Even pastors who had livestreamed plenty of services felt the difference when the pandemic struck. On that first Easter, April 12, 2020, churches had to lock their doors to keep people from coming in to worship.
“All of a sudden, I was preaching to a camera,” said the Rev. Marcel L. Taillon, senior pastor of St. Thomas More Parish and St. Veronica Chapel in Narragansett, part of the Roman Catholic Diocese of Providence.
Parishioners were probably watching from home, but Father Taillon could see only empty pews.
Father Taillon said the onset of the pandemic in February and March 2020 “was really difficult. We had the most calls ever for confession.” They heard confessions by walking around the parking lot, he said.
For the pandemic’s second Easter, on April 4, 2021, when the number of U.S. dead from the coronavirus had reached 550,000, the faithful were allowed back inside their places of worship, but everyone had to wear masks, and seating arrangements were contrived to leave 6 feet of space between individuals or groups that didn’t live together.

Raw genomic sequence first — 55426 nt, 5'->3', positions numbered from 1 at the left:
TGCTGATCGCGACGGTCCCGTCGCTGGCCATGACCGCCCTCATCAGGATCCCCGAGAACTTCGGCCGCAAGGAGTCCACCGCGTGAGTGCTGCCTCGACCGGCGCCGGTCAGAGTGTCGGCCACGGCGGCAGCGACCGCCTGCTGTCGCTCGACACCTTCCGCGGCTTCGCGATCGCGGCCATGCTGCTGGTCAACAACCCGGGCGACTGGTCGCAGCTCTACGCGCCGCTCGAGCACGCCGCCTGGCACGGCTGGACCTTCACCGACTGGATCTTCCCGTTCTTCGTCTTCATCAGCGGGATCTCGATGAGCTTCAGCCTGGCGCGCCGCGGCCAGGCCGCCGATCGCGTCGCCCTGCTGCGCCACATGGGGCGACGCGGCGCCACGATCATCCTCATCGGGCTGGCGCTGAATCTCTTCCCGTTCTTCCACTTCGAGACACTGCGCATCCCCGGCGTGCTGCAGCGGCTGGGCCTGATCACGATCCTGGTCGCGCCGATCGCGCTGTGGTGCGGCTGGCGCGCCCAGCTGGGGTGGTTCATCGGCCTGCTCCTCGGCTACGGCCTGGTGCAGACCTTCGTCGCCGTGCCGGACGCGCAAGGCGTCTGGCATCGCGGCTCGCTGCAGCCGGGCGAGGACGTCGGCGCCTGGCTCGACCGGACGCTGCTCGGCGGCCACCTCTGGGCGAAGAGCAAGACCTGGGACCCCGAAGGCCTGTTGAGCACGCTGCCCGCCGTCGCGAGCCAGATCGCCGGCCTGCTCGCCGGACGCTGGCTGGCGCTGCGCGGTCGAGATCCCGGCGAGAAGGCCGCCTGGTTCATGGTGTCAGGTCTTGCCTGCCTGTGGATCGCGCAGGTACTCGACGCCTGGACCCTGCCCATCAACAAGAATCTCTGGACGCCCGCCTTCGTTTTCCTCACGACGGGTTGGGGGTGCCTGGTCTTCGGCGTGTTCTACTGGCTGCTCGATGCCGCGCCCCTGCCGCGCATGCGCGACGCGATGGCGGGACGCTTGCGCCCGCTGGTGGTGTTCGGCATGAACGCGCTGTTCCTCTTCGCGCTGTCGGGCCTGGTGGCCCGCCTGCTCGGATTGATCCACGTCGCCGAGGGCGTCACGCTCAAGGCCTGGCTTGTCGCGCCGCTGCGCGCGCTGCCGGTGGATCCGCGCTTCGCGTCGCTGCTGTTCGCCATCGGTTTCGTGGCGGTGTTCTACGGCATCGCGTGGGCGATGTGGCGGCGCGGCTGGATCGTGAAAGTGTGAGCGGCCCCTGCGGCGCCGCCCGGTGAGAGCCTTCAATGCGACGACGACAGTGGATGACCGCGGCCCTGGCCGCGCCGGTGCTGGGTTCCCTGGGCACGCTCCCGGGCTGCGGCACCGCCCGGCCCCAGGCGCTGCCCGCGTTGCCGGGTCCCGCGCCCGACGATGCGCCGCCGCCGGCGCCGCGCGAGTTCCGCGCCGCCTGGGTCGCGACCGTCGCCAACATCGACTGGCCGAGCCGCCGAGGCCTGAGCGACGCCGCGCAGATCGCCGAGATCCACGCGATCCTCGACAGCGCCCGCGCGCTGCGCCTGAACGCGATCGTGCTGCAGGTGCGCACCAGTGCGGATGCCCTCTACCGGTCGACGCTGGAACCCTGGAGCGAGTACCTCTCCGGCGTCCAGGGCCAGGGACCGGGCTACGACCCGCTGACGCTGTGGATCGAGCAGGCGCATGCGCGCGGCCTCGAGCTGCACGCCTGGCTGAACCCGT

‘Live in faith, not in fear’
The Rev. Chris Abhulime, the founding pastor of King’s Tabernacle in Johnston, is Gov. Dan McKee’s deputy chief of staff for equity and diversity. He is also a clinical/biopharmaceutical scientist with a degree in veterinary medicine.
In 2015, he and his congregation, who had been meeting in Providence, bought a church building at 500 Greenville Ave. in Johnston, but the town refused to issue a permit to use the building. The church sued. Persisting despite racial hatred directed at them, Abhulime’s independent Pentecostal church is now embraced by the town.
CREDIT: THE PROVIDENCE JOURNAL